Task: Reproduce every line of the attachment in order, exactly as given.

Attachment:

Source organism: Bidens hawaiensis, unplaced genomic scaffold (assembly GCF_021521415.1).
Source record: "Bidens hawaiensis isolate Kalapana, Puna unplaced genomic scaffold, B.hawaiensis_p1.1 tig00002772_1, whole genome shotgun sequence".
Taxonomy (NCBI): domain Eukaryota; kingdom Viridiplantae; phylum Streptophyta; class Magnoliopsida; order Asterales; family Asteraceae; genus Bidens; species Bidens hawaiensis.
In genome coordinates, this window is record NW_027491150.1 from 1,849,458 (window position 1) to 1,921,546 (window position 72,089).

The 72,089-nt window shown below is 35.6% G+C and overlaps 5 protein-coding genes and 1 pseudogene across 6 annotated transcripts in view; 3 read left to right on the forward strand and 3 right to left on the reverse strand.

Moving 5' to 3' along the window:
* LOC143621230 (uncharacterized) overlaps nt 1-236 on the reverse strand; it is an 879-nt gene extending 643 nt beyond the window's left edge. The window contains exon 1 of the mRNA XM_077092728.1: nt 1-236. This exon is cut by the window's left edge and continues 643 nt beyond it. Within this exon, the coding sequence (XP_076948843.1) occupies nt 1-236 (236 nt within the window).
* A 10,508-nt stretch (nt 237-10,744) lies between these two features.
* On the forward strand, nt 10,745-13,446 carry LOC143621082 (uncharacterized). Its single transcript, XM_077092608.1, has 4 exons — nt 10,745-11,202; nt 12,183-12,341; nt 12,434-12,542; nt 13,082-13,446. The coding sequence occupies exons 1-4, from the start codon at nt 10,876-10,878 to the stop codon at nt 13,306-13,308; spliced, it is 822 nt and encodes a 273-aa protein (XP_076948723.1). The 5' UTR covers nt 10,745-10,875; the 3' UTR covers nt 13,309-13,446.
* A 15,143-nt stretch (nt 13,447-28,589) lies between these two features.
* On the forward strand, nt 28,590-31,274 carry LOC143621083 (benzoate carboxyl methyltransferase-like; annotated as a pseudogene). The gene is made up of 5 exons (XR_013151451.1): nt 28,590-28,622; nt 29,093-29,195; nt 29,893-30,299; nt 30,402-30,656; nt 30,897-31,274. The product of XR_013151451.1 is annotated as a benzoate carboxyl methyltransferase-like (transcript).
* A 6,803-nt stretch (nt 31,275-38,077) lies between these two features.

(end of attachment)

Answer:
Source organism: Bidens hawaiensis, unplaced genomic scaffold (assembly GCF_021521415.1).
Source record: "Bidens hawaiensis isolate Kalapana, Puna unplaced genomic scaffold, B.hawaiensis_p1.1 tig00002772_1, whole genome shotgun sequence".
Taxonomy (NCBI): domain Eukaryota; kingdom Viridiplantae; phylum Streptophyta; class Magnoliopsida; order Asterales; family Asteraceae; genus Bidens; species Bidens hawaiensis.
In genome coordinates, this window is record NW_027491150.1 from 1,849,458 (window position 1) to 1,921,546 (window position 72,089).

The 72,089-nt window shown below is 35.6% G+C and overlaps 5 protein-coding genes and 1 pseudogene across 6 annotated transcripts in view; 3 read left to right on the forward strand and 3 right to left on the reverse strand.

Moving 5' to 3' along the window:
* LOC143621230 (uncharacterized) overlaps nt 1-236 on the reverse strand; it is an 879-nt gene extending 643 nt beyond the window's left edge. The window contains exon 1 of the mRNA XM_077092728.1: nt 1-236. This exon is cut by the window's left edge and continues 643 nt beyond it. Within this exon, the coding sequence (XP_076948843.1) occupies nt 1-236 (236 nt within the window).
* A 10,508-nt stretch (nt 237-10,744) lies between these two features.
* On the forward strand, nt 10,745-13,446 carry LOC143621082 (uncharacterized). Its single transcript, XM_077092608.1, has 4 exons — nt 10,745-11,202; nt 12,183-12,341; nt 12,434-12,542; nt 13,082-13,446. The coding sequence occupies exons 1-4, from the start codon at nt 10,876-10,878 to the stop codon at nt 13,306-13,308; spliced, it is 822 nt and encodes a 273-aa protein (XP_076948723.1). The 5' UTR covers nt 10,745-10,875; the 3' UTR covers nt 13,309-13,446.
* A 15,143-nt stretch (nt 13,447-28,589) lies between these two features.
* On the forward strand, nt 28,590-31,274 carry LOC143621083 (benzoate carboxyl methyltransferase-like; annotated as a pseudogene). The gene is made up of 5 exons (XR_013151451.1): nt 28,590-28,622; nt 29,093-29,195; nt 29,893-30,299; nt 30,402-30,656; nt 30,897-31,274. The product of XR_013151451.1 is annotated as a benzoate carboxyl methyltransferase-like (transcript).
* A 6,803-nt stretch (nt 31,275-38,077) lies between these two features.